A Property Investors Guide To Bridging Loans

Bridging loan guide for property investors

The prices and the values in the property world continue to fluctuate. The prices in some parts of Britain are still increasing, whereas certain areas are fairly static or even declining.

Yet investing in property is still an attractive proposition, whether you are considering a buy-to-let opportunity or are more interested in flipping the sale through property development. Investors still see the physicality of bricks and mortar a reliable investment, as long as they are thorough in their planning and treat it like a business.

Investing in property does require funding to start. The most obvious choice is to apply for a mortgage. However, this is not always an option for some properties which do not meet the criteria for mortgages, or if finance is needed quickly, so consideration must be given to other forms of finance. One such method is a bridging loan.


Using a bridging loan in place of a traditional loan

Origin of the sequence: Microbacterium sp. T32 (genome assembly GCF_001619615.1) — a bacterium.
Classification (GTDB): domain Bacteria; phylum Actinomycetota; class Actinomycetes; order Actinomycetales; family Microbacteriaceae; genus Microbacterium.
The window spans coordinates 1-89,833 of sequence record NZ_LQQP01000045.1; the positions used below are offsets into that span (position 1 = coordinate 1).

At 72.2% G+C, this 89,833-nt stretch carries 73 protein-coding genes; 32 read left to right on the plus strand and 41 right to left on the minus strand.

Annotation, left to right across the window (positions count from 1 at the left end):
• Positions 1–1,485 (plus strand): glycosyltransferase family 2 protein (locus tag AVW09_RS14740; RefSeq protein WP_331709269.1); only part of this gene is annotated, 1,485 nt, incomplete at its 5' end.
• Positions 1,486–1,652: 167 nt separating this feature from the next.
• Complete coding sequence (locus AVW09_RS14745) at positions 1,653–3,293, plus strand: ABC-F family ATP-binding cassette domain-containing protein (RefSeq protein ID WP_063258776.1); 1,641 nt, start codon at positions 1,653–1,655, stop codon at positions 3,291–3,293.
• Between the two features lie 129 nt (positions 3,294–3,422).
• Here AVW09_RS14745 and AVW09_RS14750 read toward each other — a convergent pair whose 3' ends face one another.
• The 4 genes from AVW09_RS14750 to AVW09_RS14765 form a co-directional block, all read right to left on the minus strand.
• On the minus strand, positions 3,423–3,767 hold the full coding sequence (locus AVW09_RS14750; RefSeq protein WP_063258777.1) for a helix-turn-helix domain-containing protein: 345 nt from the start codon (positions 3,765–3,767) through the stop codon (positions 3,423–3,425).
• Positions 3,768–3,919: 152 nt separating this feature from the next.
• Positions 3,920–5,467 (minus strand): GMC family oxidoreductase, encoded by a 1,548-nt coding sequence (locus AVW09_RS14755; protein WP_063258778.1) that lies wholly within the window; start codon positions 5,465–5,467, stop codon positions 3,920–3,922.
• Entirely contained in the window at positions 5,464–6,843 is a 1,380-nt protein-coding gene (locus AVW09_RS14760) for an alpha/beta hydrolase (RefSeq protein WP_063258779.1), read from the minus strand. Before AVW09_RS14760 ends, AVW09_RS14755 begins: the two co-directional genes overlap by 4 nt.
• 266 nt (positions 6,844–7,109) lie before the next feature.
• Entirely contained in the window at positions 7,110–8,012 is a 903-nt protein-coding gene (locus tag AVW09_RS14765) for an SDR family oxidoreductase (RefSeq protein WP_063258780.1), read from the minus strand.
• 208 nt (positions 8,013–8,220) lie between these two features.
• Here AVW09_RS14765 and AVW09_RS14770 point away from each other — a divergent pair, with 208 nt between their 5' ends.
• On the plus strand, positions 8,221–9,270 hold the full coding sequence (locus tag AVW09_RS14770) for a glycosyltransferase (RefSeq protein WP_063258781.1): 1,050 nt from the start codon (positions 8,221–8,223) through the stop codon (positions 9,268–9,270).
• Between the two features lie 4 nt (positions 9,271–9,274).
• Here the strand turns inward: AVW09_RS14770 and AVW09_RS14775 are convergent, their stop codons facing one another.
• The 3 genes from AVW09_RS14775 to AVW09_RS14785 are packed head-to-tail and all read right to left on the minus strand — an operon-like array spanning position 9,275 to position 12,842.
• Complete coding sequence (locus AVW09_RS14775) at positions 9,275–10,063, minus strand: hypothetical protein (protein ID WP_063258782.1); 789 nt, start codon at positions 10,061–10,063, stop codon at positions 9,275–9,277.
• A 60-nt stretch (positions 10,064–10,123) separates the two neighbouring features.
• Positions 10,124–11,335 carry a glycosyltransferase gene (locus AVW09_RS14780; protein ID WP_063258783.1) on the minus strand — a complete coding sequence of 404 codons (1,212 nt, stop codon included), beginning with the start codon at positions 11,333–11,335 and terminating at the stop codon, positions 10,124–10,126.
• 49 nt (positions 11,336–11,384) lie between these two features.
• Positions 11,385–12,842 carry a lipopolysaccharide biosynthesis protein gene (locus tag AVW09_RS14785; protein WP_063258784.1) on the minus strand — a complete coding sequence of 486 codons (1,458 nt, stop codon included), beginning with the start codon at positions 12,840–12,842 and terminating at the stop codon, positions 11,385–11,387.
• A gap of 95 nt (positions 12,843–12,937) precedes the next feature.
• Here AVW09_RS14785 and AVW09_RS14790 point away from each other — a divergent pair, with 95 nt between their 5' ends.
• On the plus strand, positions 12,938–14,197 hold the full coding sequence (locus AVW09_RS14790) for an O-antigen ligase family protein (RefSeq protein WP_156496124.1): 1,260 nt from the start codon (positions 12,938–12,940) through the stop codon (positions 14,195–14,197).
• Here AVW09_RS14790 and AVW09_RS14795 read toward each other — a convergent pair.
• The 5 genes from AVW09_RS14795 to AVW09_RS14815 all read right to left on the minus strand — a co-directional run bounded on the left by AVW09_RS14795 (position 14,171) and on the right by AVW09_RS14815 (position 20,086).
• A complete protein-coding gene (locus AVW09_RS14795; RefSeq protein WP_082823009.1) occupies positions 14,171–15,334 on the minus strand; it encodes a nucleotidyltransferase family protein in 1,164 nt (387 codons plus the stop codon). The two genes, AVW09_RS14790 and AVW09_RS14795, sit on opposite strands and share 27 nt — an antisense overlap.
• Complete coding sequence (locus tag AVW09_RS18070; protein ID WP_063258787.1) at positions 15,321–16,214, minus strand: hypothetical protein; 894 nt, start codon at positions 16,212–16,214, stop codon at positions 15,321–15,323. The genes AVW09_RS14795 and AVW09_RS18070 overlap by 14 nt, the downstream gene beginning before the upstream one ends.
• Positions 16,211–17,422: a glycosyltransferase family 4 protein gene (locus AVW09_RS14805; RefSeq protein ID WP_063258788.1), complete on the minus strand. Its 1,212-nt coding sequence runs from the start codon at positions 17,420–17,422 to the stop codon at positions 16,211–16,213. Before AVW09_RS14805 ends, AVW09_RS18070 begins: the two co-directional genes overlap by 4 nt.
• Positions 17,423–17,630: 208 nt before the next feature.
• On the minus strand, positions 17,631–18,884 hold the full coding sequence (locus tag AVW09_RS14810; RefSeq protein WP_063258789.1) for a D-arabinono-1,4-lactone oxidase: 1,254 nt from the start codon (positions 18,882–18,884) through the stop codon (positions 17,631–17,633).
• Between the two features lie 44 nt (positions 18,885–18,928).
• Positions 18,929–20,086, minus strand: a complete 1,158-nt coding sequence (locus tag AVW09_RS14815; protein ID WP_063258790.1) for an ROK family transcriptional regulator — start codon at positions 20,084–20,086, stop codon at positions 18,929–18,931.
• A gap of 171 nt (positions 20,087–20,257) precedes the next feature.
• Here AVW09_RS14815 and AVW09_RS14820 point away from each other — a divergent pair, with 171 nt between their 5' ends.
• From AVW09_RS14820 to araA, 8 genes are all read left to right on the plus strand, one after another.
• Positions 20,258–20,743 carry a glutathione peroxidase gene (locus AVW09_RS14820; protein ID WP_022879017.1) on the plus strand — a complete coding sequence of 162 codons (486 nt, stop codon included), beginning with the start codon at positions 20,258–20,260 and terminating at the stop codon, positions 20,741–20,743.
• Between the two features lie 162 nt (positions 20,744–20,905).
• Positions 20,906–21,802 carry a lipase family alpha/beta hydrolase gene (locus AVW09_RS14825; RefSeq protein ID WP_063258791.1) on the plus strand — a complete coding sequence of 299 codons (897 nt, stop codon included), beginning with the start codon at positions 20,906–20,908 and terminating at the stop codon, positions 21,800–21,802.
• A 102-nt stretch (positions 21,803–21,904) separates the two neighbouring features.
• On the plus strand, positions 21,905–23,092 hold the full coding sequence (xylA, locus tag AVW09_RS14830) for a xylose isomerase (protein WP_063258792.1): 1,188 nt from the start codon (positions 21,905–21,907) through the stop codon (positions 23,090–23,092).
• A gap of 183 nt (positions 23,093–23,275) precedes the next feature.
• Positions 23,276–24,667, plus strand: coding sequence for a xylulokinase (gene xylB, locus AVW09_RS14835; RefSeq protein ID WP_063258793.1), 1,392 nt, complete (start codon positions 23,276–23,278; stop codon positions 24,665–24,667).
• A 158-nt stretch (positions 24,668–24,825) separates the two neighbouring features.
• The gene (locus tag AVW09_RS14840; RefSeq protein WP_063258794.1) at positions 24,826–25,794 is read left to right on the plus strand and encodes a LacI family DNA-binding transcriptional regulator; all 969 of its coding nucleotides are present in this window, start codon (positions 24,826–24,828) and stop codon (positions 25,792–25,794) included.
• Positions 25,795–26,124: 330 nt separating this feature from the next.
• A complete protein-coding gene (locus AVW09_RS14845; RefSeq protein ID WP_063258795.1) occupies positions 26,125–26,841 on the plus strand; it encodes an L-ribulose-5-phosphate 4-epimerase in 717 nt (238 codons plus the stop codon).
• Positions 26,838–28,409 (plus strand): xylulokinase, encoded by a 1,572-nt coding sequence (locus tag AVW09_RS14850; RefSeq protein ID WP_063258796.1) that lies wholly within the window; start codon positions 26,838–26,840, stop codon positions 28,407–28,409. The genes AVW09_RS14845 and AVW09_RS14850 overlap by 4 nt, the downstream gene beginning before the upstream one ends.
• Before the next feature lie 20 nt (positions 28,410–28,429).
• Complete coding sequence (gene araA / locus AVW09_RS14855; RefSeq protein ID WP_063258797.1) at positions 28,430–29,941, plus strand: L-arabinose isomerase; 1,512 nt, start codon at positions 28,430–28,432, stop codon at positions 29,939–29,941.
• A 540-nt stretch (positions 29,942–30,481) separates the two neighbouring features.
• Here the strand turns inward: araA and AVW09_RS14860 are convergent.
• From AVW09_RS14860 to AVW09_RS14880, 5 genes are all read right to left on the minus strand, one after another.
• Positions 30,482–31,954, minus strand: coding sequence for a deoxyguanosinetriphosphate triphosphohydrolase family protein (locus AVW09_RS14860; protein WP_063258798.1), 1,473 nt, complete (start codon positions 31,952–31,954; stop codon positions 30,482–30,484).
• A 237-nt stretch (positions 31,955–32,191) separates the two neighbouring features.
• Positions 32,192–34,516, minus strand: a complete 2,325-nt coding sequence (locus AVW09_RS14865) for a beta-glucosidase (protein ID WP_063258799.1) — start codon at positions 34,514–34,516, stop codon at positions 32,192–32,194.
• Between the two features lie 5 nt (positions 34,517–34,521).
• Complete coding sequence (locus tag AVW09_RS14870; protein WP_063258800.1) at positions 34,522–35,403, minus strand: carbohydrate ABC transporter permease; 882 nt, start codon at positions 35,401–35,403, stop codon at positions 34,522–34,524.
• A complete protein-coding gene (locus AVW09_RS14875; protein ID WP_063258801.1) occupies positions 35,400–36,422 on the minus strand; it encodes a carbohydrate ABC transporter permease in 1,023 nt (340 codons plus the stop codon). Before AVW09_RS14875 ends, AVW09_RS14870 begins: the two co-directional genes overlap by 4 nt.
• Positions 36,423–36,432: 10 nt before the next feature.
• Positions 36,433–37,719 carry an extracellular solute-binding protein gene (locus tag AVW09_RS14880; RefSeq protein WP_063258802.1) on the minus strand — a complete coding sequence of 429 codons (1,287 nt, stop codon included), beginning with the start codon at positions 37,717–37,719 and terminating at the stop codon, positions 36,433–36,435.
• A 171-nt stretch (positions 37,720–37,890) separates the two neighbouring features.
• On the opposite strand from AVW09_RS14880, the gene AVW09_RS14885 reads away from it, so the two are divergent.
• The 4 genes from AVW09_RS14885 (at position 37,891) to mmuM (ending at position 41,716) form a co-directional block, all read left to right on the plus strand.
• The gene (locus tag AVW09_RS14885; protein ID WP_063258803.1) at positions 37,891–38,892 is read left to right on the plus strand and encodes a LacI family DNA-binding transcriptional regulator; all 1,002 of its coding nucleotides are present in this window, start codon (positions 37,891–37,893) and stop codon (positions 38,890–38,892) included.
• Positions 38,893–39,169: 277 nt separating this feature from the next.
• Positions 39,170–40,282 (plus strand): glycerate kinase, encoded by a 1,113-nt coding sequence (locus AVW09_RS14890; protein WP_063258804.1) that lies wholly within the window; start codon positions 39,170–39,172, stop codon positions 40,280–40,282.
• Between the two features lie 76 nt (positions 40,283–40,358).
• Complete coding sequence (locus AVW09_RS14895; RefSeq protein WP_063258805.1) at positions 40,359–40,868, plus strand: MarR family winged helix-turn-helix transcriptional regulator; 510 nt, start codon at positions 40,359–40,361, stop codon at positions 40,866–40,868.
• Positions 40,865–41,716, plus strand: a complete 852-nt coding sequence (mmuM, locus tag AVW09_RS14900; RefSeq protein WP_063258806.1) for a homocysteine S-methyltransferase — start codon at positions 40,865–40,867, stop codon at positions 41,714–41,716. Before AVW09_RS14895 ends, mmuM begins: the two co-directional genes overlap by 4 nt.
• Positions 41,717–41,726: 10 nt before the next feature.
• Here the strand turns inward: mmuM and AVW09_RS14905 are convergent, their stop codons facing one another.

A question often asked is why would you use a bridging loan in place of a traditional mortgage? After all, mortgage funding is designed with property in mind, so what are the benefits of a bridging loan that a mortgage can’t offer? To answer that, let’s first look at the similarities and differences between the two types of finance.

Bridging loans

  • A bridging loan is a short term form of finance usually around 6-12 months in duration.
  • The amount of the loan is decided by the value of the property.
  • The approval process is quick (especially at companies like Novellus who have no credit committee to obtain approval from), so the cash is available sometimes only days after it has been applied for.
  • Lenders take a ‘charge’ as a form of security, which is generally property, so if a borrower defaults on their loan this can be repossessed to cover the repayment of the loan.
  • When making a decision on whether to award the loan or not, lenders look at your ability to pay the loan off and what exit strategy you have in place.
  • Interest is paid on the loan, although with Novellus there are no early repayment fees.


  • A mortgage has a charge as security against default; this is generally the property that the mortgage is being used for the purchase.
  • A mortgage incurs interest fees, which are payable at regular intervals throughout the lifetime of the loan.
  • Loans are only made against habitable properties.
  • The mortgage amount is agreed against the property value, although income is a deciding factor in whether an applicant will be given the loan or not.
  • A set amount of time is given to pay the debt off.
  • If a borrower pays off the loan early you may incur extra fees.